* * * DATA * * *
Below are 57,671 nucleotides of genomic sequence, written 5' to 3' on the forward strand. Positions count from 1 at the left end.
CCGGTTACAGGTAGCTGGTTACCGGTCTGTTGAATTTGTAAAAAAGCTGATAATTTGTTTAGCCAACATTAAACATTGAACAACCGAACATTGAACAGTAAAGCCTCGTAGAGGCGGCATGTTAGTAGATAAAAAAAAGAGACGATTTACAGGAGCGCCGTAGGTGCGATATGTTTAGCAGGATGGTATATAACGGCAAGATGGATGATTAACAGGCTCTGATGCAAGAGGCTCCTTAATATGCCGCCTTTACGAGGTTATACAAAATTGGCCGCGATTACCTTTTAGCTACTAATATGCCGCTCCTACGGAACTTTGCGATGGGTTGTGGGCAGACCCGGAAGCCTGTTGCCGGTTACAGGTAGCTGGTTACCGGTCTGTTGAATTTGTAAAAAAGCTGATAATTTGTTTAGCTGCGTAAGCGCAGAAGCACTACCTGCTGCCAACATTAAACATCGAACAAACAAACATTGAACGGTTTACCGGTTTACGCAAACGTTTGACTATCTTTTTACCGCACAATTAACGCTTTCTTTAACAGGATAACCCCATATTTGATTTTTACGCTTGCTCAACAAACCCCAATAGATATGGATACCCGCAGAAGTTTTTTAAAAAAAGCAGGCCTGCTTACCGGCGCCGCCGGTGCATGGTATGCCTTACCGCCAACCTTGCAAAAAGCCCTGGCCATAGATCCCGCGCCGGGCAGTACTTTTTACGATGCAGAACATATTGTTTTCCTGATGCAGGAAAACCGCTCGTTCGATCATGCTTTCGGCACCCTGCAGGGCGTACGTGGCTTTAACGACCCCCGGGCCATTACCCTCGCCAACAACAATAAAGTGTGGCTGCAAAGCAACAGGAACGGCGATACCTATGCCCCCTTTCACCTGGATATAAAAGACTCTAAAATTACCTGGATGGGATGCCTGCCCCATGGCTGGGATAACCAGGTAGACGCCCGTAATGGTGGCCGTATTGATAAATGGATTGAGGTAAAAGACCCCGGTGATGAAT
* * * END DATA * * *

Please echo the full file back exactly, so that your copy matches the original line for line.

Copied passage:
Below are 57,671 nucleotides of genomic sequence, written 5' to 3' on the forward strand. Positions count from 1 at the left end.
CCGGTTACAGGTAGCTGGTTACCGGTCTGTTGAATTTGTAAAAAAGCTGATAATTTGTTTAGCCAACATTAAACATTGAACAACCGAACATTGAACAGTAAAGCCTCGTAGAGGCGGCATGTTAGTAGATAAAAAAAAGAGACGATTTACAGGAGCGCCGTAGGTGCGATATGTTTAGCAGGATGGTATATAACGGCAAGATGGATGATTAACAGGCTCTGATGCAAGAGGCTCCTTAATATGCCGCCTTTACGAGGTTATACAAAATTGGCCGCGATTACCTTTTAGCTACTAATATGCCGCTCCTACGGAACTTTGCGATGGGTTGTGGGCAGACCCGGAAGCCTGTTGCCGGTTACAGGTAGCTGGTTACCGGTCTGTTGAATTTGTAAAAAAGCTGATAATTTGTTTAGCTGCGTAAGCGCAGAAGCACTACCTGCTGCCAACATTAAACATCGAACAAACAAACATTGAACGGTTTACCGGTTTACGCAAACGTTTGACTATCTTTTTACCGCACAATTAACGCTTTCTTTAACAGGATAACCCCATATTTGATTTTTACGCTTGCTCAACAAACCCCAATAGATATGGATACCCGCAGAAGTTTTTTAAAAAAAGCAGGCCTGCTTACCGGCGCCGCCGGTGCATGGTATGCCTTACCGCCAACCTTGCAAAAAGCCCTGGCCATAGATCCCGCGCCGGGCAGTACTTTTTACGATGCAGAACATATTGTTTTCCTGATGCAGGAAAACCGCTCGTTCGATCATGCTTTCGGCACCCTGCAGGGCGTACGTGGCTTTAACGACCCCCGGGCCATTACCCTCGCCAACAACAATAAAGTGTGGCTGCAAAGCAACAGGAACGGCGATACCTATGCCCCCTTTCACCTGGATATAAAAGACTCTAAAATTACCTGGATGGGATGCCTGCCCCATGGCTGGGATAACCAGGTAGACGCCCGTAATGGTGGCCGTATTGATAAATGGATTGAGGTAAAAGACCCCGGTGATGAAT